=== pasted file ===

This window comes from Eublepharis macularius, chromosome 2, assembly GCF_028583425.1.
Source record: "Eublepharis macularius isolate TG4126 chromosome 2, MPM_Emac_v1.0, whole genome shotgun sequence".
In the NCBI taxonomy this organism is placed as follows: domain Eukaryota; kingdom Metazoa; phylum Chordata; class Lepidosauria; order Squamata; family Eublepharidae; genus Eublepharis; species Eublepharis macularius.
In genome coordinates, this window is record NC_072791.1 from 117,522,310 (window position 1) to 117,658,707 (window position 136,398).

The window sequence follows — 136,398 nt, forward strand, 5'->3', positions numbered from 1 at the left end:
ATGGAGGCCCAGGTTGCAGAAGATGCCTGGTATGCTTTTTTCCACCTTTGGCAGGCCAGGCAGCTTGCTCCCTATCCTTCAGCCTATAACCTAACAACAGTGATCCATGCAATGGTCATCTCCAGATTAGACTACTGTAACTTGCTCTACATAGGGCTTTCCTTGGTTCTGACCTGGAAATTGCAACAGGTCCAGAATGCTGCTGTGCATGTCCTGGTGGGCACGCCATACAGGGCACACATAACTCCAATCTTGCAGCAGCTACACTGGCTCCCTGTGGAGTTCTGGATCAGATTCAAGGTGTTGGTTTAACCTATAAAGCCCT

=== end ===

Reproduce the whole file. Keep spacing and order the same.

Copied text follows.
This window comes from Eublepharis macularius, chromosome 2, assembly GCF_028583425.1.
Source record: "Eublepharis macularius isolate TG4126 chromosome 2, MPM_Emac_v1.0, whole genome shotgun sequence".
In the NCBI taxonomy this organism is placed as follows: domain Eukaryota; kingdom Metazoa; phylum Chordata; class Lepidosauria; order Squamata; family Eublepharidae; genus Eublepharis; species Eublepharis macularius.
In genome coordinates, this window is record NC_072791.1 from 117,522,310 (window position 1) to 117,658,707 (window position 136,398).

The window sequence follows — 136,398 nt, forward strand, 5'->3', positions numbered from 1 at the left end:
ATGGAGGCCCAGGTTGCAGAAGATGCCTGGTATGCTTTTTTCCACCTTTGGCAGGCCAGGCAGCTTGCTCCCTATCCTTCAGCCTATAACCTAACAACAGTGATCCATGCAATGGTCATCTCCAGATTAGACTACTGTAACTTGCTCTACATAGGGCTTTCCTTGGTTCTGACCTGGAAATTGCAACAGGTCCAGAATGCTGCTGTGCATGTCCTGGTGGGCACGCCATACAGGGCACACATAACTCCAATCTTGCAGCAGCTACACTGGCTCCCTGTGGAGTTCTGGATCAGATTCAAGGTGTTGGTTTAACCTATAAAGCCCT